The effect of remnant CdSe layers on the performance of CdSeTe/CdTe photovoltaic devices
Thin film CdTe-based photovoltaic devices have achieved high efficiency above 22 %. The recent improvement in efficiency is due to Se alloying in the CdTe absorbers to form a CdSeTe/CdTe structure. The subsequent band gap grading increases the short circuit current density. The Se can be introduced by depositing a precursor thin film of either CdSe or a CdSeTe alloy and then diffusing the Se into the CdTe during the high temperature cadmium chloride activation process. Using CdSe is preferred because it is easier to control the Se concentration. However, during fabrication of the CdSeTe/CdTe devices, the CdSe thickness needs to be precisely controlled to prevent the retention of a CdSe remnant layer after the activation treatment. Retention of a remnant CdSe layer causes a dramatic reduction in device efficiency. In this work, we show that the reduction in efficiency is caused by a number of factors. The remnant CdSe layer is n-type which moves the position of the p-n junction. Also, it is widely thought that the CdSe remnants are photo-inactive. In this work, we clarify that the individual CdSe grains are actually highly photo-active. However, the grain sizes in the CdSe remnant and the adjacent CdSeTe layer are very small resulting in a high grain boundary area. Although the grain boundaries are passivated with chlorine, cathodoluminescence imaging and electrical measurements show that this is only partially effective. Also, EQE measurements show that the remnant CdSe causes parasitic absorption. Overall, the remnant CdSe layer causes a reduction in short circuit current density and device efficiency. The thickness of the CdSe precursor layer and the cadmium chloride activation process conditions must be precisely optimised to ensure that all the CdSe is consumed and inter-diffused to form the CdSeTe alloy for highest efficiency devices.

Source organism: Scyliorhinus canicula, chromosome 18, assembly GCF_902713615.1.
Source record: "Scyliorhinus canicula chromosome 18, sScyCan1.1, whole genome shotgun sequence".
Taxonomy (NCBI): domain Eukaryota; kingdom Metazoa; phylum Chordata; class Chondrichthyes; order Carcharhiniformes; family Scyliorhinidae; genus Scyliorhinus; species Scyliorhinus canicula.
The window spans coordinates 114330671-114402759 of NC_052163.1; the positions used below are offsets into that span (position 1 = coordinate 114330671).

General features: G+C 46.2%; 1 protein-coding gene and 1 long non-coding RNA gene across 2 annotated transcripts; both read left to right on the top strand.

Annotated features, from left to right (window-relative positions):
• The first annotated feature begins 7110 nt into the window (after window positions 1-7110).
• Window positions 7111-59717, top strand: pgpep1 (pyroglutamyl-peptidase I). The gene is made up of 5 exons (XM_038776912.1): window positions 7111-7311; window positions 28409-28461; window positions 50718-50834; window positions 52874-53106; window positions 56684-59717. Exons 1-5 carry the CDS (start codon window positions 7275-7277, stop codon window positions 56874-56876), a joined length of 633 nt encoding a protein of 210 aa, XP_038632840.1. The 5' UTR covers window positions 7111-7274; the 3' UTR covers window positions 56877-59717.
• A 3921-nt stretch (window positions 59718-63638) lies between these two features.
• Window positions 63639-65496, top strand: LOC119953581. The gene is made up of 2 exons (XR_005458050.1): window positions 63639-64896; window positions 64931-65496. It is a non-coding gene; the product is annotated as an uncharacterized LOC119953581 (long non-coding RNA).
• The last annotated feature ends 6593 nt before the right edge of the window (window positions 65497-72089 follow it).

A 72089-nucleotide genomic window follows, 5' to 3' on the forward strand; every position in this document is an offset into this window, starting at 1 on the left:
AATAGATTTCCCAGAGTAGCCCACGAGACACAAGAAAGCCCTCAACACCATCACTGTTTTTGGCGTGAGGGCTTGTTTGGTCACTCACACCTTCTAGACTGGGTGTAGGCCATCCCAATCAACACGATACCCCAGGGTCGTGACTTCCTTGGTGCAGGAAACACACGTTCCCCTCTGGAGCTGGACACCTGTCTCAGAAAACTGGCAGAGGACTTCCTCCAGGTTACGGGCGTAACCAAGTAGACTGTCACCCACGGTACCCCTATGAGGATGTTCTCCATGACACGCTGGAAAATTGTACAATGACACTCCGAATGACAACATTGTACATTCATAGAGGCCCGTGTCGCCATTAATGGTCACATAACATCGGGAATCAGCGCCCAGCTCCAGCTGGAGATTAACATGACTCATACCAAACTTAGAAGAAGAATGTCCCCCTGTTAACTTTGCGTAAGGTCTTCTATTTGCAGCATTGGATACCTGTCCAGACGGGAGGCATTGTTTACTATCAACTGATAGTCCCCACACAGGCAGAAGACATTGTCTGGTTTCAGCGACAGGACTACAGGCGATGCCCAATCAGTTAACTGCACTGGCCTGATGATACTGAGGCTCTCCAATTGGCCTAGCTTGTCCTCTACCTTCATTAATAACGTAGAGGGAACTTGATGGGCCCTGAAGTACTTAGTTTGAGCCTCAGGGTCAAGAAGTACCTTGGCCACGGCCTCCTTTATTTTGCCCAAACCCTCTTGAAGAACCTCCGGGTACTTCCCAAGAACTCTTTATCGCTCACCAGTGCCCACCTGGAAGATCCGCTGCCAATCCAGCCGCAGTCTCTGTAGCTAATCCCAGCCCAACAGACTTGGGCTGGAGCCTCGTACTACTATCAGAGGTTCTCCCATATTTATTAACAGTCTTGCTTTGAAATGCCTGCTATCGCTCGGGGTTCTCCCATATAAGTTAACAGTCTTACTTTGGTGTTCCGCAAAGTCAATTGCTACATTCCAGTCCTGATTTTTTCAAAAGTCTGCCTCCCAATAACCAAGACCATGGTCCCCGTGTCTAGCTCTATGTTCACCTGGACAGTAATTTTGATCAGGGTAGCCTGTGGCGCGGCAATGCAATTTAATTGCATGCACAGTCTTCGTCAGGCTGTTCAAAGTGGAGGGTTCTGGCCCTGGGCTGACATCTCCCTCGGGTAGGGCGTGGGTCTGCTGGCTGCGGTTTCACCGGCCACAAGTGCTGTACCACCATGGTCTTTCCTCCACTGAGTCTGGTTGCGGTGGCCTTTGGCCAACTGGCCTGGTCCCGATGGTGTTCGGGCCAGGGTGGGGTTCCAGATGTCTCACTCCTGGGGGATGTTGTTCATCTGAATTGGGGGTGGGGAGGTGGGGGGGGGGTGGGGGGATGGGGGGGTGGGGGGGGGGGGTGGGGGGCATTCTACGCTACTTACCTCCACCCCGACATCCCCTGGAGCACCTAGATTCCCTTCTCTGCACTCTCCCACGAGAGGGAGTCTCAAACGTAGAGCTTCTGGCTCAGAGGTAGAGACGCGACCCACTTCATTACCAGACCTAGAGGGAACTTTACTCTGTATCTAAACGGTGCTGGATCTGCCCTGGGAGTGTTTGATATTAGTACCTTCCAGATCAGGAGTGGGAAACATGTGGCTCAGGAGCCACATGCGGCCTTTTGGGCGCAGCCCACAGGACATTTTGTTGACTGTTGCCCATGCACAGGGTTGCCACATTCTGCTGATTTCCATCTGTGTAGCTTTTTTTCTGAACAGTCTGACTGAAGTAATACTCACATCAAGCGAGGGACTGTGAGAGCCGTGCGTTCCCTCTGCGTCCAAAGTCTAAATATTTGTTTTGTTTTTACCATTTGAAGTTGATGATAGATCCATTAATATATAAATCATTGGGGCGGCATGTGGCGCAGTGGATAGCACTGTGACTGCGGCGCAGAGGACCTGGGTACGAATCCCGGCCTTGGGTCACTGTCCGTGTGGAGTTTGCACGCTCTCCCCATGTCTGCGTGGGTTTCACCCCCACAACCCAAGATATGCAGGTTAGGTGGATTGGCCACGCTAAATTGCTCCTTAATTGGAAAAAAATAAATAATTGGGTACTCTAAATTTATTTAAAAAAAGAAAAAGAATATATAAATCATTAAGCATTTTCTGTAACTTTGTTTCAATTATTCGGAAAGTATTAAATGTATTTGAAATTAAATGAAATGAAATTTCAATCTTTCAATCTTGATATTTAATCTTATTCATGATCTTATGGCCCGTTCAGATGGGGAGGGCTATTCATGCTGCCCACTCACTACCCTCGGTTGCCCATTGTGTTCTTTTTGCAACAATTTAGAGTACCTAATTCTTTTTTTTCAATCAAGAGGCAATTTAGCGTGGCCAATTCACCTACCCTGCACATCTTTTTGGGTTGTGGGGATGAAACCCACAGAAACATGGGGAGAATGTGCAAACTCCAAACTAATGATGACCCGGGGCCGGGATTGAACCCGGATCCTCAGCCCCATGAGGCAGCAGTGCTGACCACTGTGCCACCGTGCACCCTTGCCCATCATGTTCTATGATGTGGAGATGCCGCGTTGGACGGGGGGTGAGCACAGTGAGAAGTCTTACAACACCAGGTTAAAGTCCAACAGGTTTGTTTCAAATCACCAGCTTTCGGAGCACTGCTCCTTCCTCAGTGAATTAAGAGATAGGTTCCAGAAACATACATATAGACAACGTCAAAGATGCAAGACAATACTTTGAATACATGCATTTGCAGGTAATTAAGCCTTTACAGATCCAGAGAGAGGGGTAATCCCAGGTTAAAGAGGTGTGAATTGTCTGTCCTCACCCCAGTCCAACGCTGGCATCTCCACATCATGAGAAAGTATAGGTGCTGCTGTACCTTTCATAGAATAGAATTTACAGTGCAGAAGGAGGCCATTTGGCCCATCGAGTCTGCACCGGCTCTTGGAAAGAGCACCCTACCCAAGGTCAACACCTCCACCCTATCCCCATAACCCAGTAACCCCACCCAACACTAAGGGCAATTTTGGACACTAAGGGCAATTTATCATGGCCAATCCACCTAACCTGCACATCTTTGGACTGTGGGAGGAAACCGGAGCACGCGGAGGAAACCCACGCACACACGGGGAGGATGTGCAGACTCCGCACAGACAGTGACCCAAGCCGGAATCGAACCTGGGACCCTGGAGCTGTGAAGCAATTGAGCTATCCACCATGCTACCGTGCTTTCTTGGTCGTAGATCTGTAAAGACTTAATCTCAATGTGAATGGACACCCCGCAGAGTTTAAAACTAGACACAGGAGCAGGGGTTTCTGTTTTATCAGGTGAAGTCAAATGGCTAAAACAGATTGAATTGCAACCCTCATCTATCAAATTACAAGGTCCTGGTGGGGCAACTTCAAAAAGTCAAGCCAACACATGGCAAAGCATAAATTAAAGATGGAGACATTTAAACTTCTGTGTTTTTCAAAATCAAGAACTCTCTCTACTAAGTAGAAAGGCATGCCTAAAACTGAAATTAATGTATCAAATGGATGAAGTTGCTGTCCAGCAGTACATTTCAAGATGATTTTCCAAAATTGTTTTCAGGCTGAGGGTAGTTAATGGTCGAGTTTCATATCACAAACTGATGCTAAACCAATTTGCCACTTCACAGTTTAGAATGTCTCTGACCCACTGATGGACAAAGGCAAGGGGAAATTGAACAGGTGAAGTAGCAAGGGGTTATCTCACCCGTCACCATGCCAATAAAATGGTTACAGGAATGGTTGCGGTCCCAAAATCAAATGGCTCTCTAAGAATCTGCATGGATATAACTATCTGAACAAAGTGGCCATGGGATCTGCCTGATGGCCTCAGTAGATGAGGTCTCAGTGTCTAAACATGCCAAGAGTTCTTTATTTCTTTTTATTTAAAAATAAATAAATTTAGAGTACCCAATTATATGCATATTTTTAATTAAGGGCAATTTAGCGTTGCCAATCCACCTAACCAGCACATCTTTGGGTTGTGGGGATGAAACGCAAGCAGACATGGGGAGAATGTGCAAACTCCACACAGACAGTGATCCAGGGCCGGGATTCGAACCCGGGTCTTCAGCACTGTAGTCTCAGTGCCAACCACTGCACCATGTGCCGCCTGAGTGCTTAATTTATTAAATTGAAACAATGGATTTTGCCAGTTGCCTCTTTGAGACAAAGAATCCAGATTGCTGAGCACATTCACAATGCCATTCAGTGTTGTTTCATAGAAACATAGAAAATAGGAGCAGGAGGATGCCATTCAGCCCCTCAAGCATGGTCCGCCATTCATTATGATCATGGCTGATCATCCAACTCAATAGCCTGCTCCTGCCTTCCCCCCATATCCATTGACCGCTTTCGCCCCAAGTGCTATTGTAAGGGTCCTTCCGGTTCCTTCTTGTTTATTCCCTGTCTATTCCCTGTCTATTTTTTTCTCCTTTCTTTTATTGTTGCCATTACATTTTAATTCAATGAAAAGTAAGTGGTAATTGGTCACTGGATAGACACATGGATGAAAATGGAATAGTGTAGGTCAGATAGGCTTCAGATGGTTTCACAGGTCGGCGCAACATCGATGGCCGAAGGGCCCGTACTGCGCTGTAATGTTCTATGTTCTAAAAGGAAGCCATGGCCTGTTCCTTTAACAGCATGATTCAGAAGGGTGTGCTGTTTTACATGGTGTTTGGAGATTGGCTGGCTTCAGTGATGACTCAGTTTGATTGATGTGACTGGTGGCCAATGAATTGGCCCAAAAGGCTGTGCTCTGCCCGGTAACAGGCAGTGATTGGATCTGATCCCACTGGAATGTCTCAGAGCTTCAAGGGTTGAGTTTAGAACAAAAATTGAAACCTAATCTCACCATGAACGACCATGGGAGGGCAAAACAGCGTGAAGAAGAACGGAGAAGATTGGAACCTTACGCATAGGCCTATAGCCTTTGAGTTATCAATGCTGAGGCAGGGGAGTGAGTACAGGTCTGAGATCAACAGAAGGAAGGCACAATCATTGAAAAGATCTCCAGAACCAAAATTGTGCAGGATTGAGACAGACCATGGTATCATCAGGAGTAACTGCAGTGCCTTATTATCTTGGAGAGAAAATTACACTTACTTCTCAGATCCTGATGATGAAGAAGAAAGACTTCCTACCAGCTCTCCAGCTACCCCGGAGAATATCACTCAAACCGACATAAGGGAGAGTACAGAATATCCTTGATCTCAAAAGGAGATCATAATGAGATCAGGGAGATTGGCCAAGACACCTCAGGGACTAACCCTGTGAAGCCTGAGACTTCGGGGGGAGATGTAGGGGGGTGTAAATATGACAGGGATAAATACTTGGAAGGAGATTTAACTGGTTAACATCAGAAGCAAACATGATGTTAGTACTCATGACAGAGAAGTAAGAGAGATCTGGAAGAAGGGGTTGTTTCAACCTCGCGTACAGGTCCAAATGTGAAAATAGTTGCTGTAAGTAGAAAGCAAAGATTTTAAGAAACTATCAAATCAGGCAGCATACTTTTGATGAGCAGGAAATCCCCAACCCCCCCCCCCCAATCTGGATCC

Doped emitters to unlock lowest cost solar electricity
Engineering and Physical Sciences Research CouncilFind out more...
U.S. DOE's office of Energy Efficiency and Renewable Energy (EERE) under Solar Energy Technologies Office (SETO) under Agreement DE-EE0008974, Cadmium Telluride Accelerator Consortium (CTAC) (NREL Sub-contract SUB-2021-10715)
U. S. Air Force Research Laboratory under Agreement FA9453 -19-C-1002
- Mechanical, Electrical and Manufacturing Engineering
- Centre for Renewable Energy Systems Technology (CREST)
Published inSolar Energy Materials and Solar Cells
- VoR (Version of Record)
Rights holder© The Authors
Publisher statementThis is an open access article under the CC BY license (http://creativecommons.org/licenses/by/4.0/)